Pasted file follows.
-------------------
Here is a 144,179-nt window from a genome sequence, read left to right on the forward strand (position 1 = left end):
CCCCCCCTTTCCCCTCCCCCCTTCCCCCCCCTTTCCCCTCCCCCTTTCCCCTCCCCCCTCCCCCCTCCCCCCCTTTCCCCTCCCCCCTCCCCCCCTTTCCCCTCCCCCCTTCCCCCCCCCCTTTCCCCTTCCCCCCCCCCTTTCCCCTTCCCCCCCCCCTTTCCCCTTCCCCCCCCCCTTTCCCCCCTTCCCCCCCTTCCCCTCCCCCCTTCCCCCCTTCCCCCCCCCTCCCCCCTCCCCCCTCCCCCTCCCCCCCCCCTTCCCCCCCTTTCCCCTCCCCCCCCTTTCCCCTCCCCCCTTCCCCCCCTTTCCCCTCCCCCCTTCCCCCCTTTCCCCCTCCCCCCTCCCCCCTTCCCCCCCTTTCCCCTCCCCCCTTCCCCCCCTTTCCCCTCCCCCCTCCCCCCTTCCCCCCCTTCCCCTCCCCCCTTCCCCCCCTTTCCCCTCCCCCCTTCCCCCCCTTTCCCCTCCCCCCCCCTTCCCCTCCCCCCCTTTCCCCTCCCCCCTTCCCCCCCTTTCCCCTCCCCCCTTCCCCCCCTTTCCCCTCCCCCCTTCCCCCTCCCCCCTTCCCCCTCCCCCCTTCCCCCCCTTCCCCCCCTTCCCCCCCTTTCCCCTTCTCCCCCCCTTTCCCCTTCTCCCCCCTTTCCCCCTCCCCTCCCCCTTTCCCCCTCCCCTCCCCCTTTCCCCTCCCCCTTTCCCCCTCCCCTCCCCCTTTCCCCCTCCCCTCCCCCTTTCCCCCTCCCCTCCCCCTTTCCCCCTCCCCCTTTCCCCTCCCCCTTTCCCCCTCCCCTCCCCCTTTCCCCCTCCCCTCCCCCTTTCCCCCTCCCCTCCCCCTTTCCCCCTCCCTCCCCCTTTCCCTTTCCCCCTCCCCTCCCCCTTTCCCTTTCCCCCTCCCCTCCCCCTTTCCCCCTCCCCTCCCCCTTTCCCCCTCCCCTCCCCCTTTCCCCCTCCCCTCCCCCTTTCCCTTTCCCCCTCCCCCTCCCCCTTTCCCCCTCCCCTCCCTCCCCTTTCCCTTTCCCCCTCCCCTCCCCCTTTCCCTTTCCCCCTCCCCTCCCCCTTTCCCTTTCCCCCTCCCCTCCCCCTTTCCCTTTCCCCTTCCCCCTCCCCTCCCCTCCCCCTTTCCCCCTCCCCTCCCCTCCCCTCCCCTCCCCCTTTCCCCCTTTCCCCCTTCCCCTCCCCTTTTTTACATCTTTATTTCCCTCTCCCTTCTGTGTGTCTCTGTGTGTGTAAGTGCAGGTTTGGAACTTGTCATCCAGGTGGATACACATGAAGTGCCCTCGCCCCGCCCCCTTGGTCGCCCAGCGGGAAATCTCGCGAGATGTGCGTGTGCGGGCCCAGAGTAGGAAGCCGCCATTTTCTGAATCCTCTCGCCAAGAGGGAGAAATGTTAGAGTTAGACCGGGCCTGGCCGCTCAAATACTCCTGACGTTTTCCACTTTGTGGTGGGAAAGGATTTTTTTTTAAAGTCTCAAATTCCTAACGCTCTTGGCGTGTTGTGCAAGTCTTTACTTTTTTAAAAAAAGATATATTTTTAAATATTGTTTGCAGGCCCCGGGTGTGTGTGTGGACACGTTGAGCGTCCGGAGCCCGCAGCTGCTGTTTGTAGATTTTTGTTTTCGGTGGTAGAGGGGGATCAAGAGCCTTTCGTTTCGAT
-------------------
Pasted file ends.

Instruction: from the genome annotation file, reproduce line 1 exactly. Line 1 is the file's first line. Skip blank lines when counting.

Here is a 144,179-nt window from a genome sequence, read left to right on the forward strand (position 1 = left end):